Without commenting on the other merits of either proposal, the addition of the service flag resolves bip151’s previously-discussed lack of backward compatibility.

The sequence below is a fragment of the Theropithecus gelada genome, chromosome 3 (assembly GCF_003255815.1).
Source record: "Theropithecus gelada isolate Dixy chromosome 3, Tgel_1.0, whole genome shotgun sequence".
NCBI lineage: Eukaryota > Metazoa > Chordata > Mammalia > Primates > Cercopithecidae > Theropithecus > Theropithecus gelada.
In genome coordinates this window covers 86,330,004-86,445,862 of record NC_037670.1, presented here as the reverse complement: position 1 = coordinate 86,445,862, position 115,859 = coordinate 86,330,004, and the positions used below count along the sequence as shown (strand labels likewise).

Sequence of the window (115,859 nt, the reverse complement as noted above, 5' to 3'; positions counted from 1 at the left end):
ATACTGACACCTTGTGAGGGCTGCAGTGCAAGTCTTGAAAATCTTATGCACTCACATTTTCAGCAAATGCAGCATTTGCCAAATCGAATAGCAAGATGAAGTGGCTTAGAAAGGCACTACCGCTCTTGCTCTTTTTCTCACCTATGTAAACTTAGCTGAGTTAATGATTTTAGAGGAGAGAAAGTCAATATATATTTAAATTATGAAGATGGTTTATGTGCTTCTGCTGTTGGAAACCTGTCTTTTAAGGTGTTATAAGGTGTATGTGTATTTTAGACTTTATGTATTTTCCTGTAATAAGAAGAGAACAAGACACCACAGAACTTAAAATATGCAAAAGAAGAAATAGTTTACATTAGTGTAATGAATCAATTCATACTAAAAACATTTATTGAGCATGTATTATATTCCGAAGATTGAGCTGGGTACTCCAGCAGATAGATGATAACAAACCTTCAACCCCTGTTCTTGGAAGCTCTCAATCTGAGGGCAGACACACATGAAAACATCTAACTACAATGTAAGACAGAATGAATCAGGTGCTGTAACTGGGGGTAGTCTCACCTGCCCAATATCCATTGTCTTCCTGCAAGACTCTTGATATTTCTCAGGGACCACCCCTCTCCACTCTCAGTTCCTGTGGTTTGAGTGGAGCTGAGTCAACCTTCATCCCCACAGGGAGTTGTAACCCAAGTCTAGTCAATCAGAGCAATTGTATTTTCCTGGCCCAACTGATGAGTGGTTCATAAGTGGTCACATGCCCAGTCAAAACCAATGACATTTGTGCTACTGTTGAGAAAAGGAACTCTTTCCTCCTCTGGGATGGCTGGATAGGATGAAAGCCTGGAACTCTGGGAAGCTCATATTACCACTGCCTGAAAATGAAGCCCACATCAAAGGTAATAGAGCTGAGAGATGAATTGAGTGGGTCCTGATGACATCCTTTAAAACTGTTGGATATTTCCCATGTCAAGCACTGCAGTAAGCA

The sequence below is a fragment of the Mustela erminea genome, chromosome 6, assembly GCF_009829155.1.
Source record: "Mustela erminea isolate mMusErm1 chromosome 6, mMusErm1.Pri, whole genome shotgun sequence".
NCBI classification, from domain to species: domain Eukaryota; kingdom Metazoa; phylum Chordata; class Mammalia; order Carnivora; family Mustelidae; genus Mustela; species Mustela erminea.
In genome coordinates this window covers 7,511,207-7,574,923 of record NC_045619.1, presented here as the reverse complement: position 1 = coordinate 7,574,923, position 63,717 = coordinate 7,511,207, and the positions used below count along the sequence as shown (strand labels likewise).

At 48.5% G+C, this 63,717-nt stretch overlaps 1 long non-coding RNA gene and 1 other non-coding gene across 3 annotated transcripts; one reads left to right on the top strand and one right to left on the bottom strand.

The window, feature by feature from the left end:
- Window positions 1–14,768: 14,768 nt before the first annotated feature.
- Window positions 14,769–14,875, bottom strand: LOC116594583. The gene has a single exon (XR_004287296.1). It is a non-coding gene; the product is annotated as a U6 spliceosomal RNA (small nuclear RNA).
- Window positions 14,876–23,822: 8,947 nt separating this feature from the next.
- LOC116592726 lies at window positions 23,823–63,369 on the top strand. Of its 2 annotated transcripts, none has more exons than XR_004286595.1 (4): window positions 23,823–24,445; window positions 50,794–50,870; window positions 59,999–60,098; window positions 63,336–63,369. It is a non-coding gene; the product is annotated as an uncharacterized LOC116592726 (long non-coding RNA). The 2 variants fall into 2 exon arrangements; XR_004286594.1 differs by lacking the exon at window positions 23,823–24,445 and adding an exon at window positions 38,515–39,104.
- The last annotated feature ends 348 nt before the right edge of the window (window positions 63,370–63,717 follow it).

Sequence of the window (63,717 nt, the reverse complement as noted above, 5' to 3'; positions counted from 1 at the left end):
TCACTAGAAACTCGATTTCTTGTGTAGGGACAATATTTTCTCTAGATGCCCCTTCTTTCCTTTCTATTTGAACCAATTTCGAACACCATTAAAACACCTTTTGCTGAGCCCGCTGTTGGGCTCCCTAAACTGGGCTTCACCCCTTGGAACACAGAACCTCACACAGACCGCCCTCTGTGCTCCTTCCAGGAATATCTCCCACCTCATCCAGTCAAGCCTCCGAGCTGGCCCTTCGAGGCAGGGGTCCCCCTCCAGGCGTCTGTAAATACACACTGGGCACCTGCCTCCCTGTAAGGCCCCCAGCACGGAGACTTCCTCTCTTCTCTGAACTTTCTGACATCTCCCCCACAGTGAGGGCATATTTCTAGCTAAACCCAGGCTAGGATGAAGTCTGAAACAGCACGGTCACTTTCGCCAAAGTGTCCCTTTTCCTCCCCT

e > On Sep 3, 2018, at 21:16, Jonas Schnelli via bitcoin-dev > <firstname.lastname@example.org> wrote: > > Hi > > During work on the implementation of BIP151  I figured out that the current > published proposal could be further optimized. > > I wrote an overhauled BIP151 specification with some – partially radical – > changes. > > Now it’s unclear to me if this should be published under a new BIP nr. or if > it > is acceptable to change the existing 151 proposal. > If a new BIP number would be required, I think withdrawing BIP151 should be > done (which somehow indicates we should alter 151). > > The only BIP151 implementation I’m aware of is the one from Armory . > BCoins implementation has been removed . > > The new proposal draft is available here: > https://gist.github.com/jonasschnelli/c530ea8421b8d0e80c51486325587c52 > > Major changes > ============= > - the encryption handshake no longer requires the v1 protocol, it’s a pure > 32bytes-per-side „pseudorandom" key exchange that happens before anything > else. > - the multi message envelope has been removed. > - a new NODE_ENCRYPTED service bit > - the key derivation and what communication direction uses what key is now > more > specific > - the length of a packet uses now a 3-byte integer with 23 available bits > - introduction of short-command-ID (ex.: uint8_t 13 == INV, etc.) which > result in > some v2 messages require less bandwidth then v1 > - rekeying doesn’t require a message and can be signaled in the most > significant bit in the packet-size field > > > Points that are in discussion and may be added to the BIP (or to a new one): > > Hybrid NewHope key exchange > =========================== > The current ECDH key exchange is vulnerable to Shor’s algorithm and is thus > not > considered quantum-safe. > Following TORs approach  by adding a NewHope  key-exchange the handshake > protocol would very likely make the encryption PQ safe with little costs. > There is also a straight forward implementation  from the NewHope team that > has been submitted to NIST PQC project. > > Inefficiency of ChaCha20Poly1305@openssh > ======================================== > The proposed AEAD could eventually be further optimized. > ChaCha20Poly1305@openssh uses at least three rounds of ChaCha20 which > eventually can be reduced to two (messages below <=64 bytes [inv, ping, > pong,...] only require one round of ChaCha20, but two for the Poly1305 key and > the message length encryption where the Poly1305 key chacha round „throws > away“ > 32 bytes). > > > I would suggest that we don’t rehash discussions about the general > concept of encrypting the traffic. This has already been discussed . > > I hope we can limit this thread to discuss further ideas for optimisation as > well as > technical details of the published proposal or its implementation. > > >  https://github.com/bitcoin/bitcoin/pull/14032 >  https://github.com/goatpig/BitcoinArmory/pull/510 >  > https://github.com/bcoin-org/bcoin/commit/41af7acfd68b0492a6442865afd439300708e662 >  > https://gitweb.torproject.org/user/isis/torspec.git/plain/proposals/XXX-newhope-hybrid-handshake.txt?h=draft/newhope >  https://eprint.iacr.org/2015/1092 >  https://github.com/newhopecrypto/newhope > >  > https://lists.linuxfoundation.org/pipermail/bitcoin-dev/2017-February/013565.html >  > https://lists.linuxfoundation.org/pipermail/bitcoin-dev/2016-June/012826.html > > > Thanks > _______________________________________________ > bitcoin-dev mailing list > email@example.com > https://lists.linuxfoundation.org/mailman/listinfo/bitcoin-dev _______________________________________________ bitcoin-dev mailing list firstname.lastname@example.org https://lists.linuxfoundation.org/mailman/listinfo/bitcoin-dev